Here's the next chat between Emiel, Bob and I, digging into the deeper issues behind organisational transformation, lean and leadership.
In this episode, we are again joined by Alfredo Solarte Angulo, but this time, with those he has been helping from Fondo Accion a Non Government Organisation (NGO) focused on the Environmental, Economic and Social development of historically challenged regions of Columbia. The Fondo Accion team have embraced lean principles and tools with more gusto than we see in a typical western manufacturing improvement initiative ... and we were intrigued to discover why.
#lean #leanleadership #BTFA #psychology
Struggling with a dodgy connection from different parts of Colombian forests and mountains, you may find you have to skip parts of this discussion while you wait for everyone to re-connect lol ... but if you do go through it, I guarantee you'll get some great insights!!
I haven't summarised what we've discussed in the previous live streams, mainly because it was Emiel, Bob and I doing a lot of the talking, so it seemed pretty conceited to summarise our own thinking as something to take notice of!
However, this episode gives me the opportunity to capture the key points made by others, which seem most noteworthy to me.
Now, I have to accept, my observations will necessarily be filtered to suit my own biases, i.e. it's only natural that I pick out the things that appeal to me / confirm my world view as 'right'.
For anyone who has seen the previous episodes, you'll know that's because I have a brain ... and everything I think can only be a result of my current brain wiring (neuroscience) and much of what I perceive, will be structured by my brain to confirm myself as right (psychology).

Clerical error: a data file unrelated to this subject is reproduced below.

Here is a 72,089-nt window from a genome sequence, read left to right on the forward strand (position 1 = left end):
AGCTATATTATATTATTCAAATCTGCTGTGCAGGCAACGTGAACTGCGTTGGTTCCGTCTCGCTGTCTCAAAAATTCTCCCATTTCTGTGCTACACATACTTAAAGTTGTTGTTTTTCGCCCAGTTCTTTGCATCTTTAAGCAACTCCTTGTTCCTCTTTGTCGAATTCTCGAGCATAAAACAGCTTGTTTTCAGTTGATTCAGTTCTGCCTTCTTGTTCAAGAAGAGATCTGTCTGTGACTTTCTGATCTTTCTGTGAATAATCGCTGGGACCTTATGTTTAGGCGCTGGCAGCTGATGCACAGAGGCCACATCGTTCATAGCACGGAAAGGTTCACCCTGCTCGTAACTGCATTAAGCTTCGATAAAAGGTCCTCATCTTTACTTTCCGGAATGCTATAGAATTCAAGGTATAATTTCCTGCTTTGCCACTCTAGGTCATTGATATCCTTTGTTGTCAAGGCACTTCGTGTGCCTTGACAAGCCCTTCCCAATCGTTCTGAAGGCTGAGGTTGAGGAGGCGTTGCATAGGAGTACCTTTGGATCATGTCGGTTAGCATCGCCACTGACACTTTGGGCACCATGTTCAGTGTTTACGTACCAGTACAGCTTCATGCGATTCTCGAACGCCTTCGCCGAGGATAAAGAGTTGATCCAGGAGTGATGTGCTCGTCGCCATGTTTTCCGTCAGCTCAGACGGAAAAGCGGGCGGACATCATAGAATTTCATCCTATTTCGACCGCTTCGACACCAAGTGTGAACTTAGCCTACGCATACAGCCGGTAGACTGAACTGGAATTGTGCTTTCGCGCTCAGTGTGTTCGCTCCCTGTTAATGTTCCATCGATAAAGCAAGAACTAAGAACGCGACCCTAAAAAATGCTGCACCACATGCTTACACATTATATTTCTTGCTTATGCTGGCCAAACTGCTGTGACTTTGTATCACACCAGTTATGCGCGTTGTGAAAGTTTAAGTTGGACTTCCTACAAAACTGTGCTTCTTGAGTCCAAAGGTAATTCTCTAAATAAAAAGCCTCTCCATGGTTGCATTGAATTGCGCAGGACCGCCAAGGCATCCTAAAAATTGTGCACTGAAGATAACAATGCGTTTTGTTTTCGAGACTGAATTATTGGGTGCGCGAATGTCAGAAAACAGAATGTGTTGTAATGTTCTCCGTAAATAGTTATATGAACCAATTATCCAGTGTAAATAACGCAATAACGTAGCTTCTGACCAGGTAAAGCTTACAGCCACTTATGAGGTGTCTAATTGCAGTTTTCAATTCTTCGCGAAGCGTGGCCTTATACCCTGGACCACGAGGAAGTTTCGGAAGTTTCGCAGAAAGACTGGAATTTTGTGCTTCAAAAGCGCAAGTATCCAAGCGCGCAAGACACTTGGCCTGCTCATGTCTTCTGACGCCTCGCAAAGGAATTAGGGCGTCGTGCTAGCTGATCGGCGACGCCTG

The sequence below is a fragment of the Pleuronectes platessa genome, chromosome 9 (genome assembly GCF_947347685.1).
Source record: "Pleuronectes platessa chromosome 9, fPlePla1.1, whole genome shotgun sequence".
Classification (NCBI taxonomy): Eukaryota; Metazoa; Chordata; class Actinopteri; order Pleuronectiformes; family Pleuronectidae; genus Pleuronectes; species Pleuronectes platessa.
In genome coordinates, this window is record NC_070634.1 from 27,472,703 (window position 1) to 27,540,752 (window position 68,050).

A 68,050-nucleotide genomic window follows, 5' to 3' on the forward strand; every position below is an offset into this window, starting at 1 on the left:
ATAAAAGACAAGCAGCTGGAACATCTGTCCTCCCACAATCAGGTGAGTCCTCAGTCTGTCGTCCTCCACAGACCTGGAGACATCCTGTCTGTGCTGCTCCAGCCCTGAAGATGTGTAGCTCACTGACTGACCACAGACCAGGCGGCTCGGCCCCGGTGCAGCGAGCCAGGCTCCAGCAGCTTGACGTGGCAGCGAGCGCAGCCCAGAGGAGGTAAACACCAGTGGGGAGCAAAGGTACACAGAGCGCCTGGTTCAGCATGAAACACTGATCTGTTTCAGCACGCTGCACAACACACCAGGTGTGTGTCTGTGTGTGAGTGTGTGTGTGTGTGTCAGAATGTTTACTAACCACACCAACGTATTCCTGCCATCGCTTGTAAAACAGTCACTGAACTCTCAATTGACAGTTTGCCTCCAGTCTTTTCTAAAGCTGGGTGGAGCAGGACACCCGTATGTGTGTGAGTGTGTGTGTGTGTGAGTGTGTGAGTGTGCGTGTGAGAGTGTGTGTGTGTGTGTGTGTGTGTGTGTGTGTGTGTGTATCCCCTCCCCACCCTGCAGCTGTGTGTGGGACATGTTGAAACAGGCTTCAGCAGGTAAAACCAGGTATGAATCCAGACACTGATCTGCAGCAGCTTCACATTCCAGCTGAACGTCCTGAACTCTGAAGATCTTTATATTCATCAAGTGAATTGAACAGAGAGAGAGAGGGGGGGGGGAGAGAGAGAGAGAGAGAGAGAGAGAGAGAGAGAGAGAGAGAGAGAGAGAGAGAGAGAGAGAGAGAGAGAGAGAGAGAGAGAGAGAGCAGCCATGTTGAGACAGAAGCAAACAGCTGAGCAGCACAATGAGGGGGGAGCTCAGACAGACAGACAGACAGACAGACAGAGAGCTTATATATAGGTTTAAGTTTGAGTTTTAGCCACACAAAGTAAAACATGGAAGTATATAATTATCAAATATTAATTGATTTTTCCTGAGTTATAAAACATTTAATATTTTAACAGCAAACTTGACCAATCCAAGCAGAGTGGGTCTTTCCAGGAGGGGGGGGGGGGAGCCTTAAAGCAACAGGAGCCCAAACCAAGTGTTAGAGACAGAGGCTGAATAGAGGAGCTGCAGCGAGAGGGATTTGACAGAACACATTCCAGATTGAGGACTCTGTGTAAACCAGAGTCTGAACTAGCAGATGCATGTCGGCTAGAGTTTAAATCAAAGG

In BTFA terms (Believe-Think-Feel-Act), what I see will confirm what I already believe. This is what is known as Scotomas/psychological blind spots, so I'm bound to pick out parts from this talk that others might not ... but that's the point of these activities - to share different world views, share our knowledge, gained from experience and see if we can be better together ... to challenge the thinking that doesn't compliment progress (noting it is only our own thinking we can choose to change - and hearing from others helps us challenge ourselves - Hansei / Kaizen).
That accepted, what was volunteered seems to promote the idea that we've been barking up the wrong tree in the west for a long time and the right tree is more to do with a sense of community than it is to do with the logical and rational application of tools.
So what did we hear?
"As I am, We are"
This is a statement Ivonne shared with us half way through the conversation, explaining it is an African saying that seems to her to be very similar to the Japanese philosophies that drove the development of the solutions we've copied as a tool box.
I wanted to bring this to the top of these notes because it highlights everything we've missed while trying to copy the by-product of such beliefs. It also reminds me of other African sayings i've heard about people in the past like "You don't make grass grow faster by pulling it".
Ivonne went on to say 'Thinking is the best tool' ... when working from a position of 'community'.
Diego complemented this thread, with the following ...
"You can keep using a hammer to cut a tree if you don't change your thinking".